There is a need for future investigations in this field.
Hydrogen ions (Buffering capacity), Lactate, Inorganic phosphate, NH4
Carnosine and anserine have high muscle buffering capacity. Supplementations of those dipeptides and/or the precursor beta-alanine could increase the muscle buffering capacity.
Recent studies  have shown that supplementation with beta-alanine would increase the amount of intramuscular carnosine and muscle buffering capacity. Many studies have reported Pe increases in laboratory-based cycling tests and simulated running races in the field following sodium bicarbonate ingestion where the need for ATP from substrate phosphorylation is high. However, other studies have reported no benefit while the incidence of negative side effects is high. Besides, its effect on R is not clear.
The ingestion of sodium bicarbonate before intense exercise decreases the blood [H+] to potentially assist the efflux of H+ from the muscle and temper the metabolic acidosis associated with intense exercise.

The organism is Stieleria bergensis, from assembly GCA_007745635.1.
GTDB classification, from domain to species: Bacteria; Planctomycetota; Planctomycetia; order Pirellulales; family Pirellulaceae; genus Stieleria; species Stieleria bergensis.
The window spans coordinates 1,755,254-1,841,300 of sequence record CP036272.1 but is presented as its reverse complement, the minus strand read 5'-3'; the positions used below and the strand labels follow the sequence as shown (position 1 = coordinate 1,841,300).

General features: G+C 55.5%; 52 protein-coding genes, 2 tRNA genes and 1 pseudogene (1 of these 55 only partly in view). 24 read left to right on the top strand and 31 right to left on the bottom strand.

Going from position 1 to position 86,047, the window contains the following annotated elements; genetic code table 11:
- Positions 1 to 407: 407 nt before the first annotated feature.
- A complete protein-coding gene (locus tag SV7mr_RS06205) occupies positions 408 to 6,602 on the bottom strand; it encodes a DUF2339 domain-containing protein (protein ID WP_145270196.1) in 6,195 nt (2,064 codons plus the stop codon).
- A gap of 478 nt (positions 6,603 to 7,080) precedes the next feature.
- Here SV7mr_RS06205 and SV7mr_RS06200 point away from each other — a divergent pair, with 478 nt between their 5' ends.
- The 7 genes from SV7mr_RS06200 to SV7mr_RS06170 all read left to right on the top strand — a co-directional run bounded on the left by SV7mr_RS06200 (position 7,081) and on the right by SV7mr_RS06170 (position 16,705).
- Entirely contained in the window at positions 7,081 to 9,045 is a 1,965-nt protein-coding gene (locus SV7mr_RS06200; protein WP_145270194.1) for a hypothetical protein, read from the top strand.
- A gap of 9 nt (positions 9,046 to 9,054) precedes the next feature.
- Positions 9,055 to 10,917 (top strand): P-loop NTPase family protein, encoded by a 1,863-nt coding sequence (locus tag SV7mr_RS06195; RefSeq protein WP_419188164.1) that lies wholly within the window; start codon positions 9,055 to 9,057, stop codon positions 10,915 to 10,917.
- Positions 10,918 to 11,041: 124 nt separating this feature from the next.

Very little is known about the physiological or nutritional treatment to recover from the increases in inorganic phosphate and/or NH4. The supplementation with beta-alanine and its effect on R is not clear.
Hyperthermia, an increase in core temperature (Tcore) above 38°C induced by intense exercise, causes central fatigue , such as demonstrated in a recent study in triathletes during a 226 km Ironman triathlon, where Tcore was 38.10.3 degrees . Moreover, time to exhaustion in cyclists with fever is reduced  and alter prefontal cerebral area activity .
In addition, marked elevations in Tcore (2-3°C) and skin blood flow (4-fold) resulted in significant reductions in cardiac output due to a substantial decline in SV, yet whole body O2 was unaltered.
Recently Wilkinson et al.  reported that a gastrointestinal temperature pill ingested immediately prior to physical activity can be used to measure Tcore accurately in all individuals for 30/60 min after ingestion of cool fluids during the following 8 h period.